Janeway noted that the trails leading to the summits of the state’s highest and most popular peaks were rarely built to the same standards as trails in national parks, or even state parks outside of the Adirondack and Catskill parks.  Some current Adirondack and Catskill trails can be traced to early 19th Century and were cut by early European settlers, trappers, hunters and, eventually, outdoor guides, survey crews, state crews, volunteers and hiking clubs. 

Most of those trails follow paths of least resistance, or the shortest possible route, which often means a stream bed or its shore, straight up the mountainside. That means rain or melting snow will bring a rush of water and rapid weathering of disturbed rock and soil.  In many places, trails can seem to be nearly vertical, Janeway explained.  Such trails are hard to climb and can be hazardous to the climber.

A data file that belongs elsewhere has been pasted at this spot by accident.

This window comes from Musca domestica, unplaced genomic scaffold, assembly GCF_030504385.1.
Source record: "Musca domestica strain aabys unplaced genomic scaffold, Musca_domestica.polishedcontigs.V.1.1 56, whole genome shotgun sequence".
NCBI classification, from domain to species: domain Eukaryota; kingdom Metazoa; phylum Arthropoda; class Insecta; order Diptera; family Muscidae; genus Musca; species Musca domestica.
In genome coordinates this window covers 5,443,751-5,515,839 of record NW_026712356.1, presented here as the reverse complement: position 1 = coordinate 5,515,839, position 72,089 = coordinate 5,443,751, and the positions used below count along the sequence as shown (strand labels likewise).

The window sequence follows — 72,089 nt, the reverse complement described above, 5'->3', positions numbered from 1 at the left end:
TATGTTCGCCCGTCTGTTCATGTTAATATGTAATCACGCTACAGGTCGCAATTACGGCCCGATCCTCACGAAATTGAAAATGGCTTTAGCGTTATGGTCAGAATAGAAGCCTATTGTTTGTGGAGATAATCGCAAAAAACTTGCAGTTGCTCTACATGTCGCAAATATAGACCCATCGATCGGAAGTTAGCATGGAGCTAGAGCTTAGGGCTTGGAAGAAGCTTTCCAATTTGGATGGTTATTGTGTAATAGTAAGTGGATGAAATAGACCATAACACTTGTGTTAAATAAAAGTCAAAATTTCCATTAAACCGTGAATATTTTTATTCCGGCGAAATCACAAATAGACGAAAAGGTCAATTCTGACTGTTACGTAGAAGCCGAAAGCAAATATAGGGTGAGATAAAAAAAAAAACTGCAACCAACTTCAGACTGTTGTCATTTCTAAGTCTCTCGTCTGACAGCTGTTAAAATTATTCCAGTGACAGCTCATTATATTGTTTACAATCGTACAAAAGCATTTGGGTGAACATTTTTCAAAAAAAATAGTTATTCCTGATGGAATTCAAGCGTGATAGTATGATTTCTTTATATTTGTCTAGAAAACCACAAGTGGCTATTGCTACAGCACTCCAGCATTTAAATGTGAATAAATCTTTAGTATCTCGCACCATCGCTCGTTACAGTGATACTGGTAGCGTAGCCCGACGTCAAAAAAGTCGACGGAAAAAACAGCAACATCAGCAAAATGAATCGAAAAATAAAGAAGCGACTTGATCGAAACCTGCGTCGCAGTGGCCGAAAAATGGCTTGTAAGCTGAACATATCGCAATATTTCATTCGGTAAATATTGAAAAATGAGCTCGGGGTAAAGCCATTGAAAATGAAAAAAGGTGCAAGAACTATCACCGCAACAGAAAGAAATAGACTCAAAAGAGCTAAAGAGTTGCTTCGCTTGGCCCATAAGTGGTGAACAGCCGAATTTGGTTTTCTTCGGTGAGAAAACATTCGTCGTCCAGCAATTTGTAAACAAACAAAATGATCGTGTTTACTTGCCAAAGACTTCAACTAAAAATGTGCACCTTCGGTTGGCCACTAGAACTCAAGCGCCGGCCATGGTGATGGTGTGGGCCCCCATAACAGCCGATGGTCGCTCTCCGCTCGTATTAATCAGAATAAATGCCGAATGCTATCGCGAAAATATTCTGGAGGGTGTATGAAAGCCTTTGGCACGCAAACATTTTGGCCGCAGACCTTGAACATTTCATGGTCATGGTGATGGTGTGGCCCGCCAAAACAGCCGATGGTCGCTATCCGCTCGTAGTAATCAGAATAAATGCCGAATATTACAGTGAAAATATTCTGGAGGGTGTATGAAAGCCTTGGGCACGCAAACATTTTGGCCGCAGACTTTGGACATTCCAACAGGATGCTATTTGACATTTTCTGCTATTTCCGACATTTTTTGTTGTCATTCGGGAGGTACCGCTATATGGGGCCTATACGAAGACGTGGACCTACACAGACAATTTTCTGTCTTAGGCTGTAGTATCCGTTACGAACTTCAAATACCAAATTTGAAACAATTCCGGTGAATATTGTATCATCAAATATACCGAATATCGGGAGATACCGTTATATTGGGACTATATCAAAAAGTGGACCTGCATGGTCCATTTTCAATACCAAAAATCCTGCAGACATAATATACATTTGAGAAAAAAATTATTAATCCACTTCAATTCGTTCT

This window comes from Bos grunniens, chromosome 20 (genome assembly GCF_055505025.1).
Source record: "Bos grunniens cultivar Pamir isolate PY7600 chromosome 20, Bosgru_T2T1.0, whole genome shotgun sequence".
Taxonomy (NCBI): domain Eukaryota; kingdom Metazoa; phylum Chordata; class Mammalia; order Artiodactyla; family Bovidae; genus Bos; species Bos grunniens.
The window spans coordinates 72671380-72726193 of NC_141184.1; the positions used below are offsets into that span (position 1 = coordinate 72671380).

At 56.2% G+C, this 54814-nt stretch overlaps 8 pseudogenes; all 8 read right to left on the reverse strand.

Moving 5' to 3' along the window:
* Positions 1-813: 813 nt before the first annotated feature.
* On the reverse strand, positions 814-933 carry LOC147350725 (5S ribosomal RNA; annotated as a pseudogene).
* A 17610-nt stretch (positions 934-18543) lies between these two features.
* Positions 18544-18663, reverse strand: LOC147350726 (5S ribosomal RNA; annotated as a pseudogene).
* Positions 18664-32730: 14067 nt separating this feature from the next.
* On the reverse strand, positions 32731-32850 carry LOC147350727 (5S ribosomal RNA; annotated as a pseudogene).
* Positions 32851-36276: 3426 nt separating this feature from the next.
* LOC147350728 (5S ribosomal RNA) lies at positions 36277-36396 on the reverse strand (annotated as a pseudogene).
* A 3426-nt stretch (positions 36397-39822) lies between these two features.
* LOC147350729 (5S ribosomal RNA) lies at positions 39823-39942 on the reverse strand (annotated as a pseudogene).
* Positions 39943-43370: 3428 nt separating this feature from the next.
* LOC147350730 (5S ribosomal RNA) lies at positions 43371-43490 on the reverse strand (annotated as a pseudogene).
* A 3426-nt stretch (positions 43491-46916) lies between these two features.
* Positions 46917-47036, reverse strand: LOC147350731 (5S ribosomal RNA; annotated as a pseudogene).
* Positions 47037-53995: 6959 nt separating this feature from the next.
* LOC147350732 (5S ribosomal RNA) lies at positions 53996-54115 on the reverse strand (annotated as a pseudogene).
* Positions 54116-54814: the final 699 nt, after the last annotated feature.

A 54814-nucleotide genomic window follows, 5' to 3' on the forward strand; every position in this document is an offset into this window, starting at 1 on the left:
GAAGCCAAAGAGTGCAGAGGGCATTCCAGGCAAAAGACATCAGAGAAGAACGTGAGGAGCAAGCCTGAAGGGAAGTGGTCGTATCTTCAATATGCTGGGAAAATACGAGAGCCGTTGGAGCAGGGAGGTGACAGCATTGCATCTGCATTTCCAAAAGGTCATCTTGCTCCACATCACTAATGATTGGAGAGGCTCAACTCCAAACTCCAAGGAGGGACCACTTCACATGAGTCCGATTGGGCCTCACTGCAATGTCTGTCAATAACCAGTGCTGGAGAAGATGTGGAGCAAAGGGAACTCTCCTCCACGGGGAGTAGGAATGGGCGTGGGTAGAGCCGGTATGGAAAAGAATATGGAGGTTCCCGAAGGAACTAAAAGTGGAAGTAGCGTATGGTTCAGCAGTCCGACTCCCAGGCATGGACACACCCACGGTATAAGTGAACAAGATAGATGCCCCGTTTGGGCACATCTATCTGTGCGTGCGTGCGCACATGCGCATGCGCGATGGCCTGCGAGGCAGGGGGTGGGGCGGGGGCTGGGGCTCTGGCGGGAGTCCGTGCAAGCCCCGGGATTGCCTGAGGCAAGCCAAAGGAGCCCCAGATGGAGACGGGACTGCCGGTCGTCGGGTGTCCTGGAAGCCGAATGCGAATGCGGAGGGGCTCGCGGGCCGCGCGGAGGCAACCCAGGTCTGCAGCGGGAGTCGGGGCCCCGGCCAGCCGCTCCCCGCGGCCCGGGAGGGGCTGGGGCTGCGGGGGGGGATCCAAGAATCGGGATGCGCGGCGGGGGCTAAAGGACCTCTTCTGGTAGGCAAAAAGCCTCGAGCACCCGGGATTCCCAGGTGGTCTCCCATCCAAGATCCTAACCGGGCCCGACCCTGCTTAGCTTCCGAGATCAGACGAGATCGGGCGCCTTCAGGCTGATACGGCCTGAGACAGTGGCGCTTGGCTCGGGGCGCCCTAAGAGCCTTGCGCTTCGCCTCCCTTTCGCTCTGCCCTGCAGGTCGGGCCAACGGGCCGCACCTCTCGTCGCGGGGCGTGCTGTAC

“We have identified 167 miles of trails in the middle of the High Peaks Wilderness whose slopes exceed eight percent, meaning they climb more than eight feet in elevation for every hundred feet of distance they cover,” he said. “In some places around the country with better soils and drainage, trails can be sustainable at an average maximum grade of 10 percent, if they satisfy other criteria.

Measurements of Adirondack trails find that erosion starts when even small sections of trail exceed the eight-percent threshold.  This is especially in the high country of the Adirondacks, where soils are organic and thin and vegetation is too fragile to handle the current volume of foot traffic without being damaged.